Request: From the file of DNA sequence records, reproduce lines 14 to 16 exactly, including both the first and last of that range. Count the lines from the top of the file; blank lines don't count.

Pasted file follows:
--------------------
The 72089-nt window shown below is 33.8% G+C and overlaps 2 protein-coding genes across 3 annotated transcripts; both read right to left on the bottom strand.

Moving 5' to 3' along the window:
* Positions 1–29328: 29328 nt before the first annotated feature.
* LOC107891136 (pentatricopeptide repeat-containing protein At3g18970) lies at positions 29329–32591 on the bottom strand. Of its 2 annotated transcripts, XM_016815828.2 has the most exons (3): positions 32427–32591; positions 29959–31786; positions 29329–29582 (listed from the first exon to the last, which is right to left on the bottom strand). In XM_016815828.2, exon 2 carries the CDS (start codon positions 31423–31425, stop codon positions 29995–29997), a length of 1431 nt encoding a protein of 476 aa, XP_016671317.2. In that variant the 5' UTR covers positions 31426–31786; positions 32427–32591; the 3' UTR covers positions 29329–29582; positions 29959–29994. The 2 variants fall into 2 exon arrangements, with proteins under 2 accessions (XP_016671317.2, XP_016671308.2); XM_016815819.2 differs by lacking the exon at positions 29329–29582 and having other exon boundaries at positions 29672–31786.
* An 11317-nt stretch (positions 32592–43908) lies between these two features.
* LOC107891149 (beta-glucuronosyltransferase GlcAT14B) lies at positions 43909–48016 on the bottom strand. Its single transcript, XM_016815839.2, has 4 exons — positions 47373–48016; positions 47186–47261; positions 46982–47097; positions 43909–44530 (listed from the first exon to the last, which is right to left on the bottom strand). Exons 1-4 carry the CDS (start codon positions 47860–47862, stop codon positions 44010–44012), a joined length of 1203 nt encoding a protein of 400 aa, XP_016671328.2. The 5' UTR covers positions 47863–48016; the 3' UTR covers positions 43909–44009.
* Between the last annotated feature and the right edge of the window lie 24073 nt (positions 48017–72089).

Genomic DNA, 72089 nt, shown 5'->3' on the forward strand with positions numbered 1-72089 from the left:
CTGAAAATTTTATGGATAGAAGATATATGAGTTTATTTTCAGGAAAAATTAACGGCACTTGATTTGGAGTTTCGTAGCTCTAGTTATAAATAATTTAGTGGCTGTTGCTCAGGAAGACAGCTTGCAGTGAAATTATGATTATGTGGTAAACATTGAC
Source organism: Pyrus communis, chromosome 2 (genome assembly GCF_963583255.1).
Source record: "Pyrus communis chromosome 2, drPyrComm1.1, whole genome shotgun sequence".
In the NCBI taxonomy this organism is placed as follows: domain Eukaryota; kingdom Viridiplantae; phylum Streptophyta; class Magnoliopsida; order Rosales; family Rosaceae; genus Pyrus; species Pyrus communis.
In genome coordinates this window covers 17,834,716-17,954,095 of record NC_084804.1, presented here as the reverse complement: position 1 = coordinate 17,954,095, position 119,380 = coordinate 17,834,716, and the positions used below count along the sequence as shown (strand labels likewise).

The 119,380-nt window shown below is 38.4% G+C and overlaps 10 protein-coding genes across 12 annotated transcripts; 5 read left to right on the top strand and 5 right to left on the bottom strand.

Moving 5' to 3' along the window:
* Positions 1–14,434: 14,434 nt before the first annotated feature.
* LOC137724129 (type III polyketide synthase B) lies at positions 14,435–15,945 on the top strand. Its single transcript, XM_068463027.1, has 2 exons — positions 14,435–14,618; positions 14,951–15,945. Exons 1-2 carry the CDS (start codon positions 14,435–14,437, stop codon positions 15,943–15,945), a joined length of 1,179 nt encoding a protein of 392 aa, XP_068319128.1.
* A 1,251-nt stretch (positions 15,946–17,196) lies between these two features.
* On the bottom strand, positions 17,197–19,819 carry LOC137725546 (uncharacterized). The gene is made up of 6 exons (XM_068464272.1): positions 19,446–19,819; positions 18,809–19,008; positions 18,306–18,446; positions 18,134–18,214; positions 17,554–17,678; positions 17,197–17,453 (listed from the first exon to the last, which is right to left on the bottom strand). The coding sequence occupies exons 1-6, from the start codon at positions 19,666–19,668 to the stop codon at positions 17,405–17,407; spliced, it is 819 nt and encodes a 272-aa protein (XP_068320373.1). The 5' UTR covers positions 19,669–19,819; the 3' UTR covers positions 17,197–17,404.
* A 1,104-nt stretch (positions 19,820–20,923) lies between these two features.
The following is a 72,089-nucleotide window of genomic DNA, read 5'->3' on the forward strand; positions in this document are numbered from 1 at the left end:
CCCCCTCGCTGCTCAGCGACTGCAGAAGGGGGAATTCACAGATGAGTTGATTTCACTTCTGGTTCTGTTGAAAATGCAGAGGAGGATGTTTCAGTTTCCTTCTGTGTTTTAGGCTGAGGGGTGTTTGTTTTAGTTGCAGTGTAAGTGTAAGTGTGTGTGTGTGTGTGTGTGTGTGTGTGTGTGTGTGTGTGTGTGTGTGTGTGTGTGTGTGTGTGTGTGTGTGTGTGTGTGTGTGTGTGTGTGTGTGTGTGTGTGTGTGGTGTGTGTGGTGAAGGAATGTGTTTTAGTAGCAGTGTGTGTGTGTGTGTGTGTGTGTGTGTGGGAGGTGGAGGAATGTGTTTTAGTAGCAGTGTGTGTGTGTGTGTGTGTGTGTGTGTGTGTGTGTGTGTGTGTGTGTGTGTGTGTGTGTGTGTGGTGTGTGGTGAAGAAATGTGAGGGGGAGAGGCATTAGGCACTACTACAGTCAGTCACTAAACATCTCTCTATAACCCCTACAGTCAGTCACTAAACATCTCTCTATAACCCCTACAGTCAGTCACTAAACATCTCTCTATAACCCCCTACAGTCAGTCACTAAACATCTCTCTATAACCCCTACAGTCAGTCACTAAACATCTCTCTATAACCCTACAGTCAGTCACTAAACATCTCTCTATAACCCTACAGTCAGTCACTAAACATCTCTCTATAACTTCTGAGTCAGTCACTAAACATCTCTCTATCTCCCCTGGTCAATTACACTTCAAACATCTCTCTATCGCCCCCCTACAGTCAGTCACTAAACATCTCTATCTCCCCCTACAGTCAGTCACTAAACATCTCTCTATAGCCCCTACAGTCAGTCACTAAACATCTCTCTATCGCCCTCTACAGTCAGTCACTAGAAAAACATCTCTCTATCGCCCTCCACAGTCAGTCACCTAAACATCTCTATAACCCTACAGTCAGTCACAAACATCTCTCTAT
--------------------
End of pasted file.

The 119,380-nt window shown below is 38.4% G+C and overlaps 10 protein-coding genes across 12 annotated transcripts; 5 read left to right on the top strand and 5 right to left on the bottom strand.

Moving 5' to 3' along the window:
* Positions 1–14,434: 14,434 nt before the first annotated feature.